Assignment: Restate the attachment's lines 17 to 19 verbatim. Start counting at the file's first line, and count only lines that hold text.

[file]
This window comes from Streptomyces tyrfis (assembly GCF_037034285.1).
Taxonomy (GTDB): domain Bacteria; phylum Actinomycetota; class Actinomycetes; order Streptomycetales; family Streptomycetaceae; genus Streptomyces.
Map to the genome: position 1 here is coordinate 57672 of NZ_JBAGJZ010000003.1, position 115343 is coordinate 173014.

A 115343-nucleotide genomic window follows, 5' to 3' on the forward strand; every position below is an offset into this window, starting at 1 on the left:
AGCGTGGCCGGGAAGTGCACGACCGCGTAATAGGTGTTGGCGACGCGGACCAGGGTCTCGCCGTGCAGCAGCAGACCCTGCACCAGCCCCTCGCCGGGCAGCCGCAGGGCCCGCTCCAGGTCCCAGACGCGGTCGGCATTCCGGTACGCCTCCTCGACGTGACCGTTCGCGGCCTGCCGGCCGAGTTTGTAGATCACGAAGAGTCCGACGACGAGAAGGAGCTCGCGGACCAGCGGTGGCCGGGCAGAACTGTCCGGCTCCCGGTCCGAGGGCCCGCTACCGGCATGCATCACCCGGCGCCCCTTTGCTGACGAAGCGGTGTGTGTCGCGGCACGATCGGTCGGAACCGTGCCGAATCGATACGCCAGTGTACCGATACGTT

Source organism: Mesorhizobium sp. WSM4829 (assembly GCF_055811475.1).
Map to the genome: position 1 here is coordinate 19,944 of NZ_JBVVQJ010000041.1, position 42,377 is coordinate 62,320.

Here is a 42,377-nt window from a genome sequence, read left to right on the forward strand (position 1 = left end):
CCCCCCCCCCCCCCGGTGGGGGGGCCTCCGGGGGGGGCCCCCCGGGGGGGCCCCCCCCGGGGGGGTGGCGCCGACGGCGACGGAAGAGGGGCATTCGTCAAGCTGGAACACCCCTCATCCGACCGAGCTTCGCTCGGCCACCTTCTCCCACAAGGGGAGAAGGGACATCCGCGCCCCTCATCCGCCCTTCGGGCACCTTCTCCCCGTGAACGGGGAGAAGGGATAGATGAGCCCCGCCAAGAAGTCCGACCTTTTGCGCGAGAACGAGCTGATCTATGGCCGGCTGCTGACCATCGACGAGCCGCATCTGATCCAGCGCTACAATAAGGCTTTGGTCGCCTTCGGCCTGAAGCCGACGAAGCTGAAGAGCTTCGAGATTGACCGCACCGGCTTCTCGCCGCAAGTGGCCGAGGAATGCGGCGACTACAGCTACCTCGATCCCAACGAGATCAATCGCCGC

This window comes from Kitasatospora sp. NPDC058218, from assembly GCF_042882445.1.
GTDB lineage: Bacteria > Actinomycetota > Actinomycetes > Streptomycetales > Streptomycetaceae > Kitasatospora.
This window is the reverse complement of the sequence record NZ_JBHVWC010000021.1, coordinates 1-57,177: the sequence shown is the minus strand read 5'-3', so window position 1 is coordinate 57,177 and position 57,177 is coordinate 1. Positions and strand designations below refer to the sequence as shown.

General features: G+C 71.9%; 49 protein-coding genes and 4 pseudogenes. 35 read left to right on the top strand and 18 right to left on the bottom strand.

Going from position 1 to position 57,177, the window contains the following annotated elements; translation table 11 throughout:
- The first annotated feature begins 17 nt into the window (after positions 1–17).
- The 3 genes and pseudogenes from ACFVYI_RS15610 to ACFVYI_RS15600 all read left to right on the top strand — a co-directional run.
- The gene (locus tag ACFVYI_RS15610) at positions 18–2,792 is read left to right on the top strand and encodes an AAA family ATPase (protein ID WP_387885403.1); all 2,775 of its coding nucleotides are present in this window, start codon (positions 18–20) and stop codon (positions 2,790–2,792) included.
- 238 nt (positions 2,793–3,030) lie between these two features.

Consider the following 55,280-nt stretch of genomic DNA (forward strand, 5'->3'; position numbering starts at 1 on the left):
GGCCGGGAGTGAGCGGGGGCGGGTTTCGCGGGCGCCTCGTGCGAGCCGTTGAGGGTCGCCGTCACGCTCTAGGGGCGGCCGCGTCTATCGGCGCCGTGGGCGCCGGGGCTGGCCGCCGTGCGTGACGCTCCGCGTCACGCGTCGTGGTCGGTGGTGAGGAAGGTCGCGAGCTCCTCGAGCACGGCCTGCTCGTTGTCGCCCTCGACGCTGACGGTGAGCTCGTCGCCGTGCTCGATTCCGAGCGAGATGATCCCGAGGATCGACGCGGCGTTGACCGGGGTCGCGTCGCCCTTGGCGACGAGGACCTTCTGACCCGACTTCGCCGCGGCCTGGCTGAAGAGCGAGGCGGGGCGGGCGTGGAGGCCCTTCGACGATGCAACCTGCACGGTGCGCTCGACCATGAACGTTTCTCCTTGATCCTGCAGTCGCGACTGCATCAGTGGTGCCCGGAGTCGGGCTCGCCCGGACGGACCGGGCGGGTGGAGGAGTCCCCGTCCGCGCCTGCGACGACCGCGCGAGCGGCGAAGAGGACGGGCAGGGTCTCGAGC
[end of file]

- The gene (locus tag ACFVYI_RS15610) at positions 18–2,792 is read left to right on the top strand and encodes an AAA family ATPase (protein ID WP_387885403.1); all 2,775 of its coding nucleotides are present in this window, start codon (positions 18–20) and stop codon (positions 2,790–2,792) included.
- 238 nt (positions 2,793–3,030) lie between these two features.

Consider the following 55,280-nt stretch of genomic DNA (forward strand, 5'->3'; position numbering starts at 1 on the left):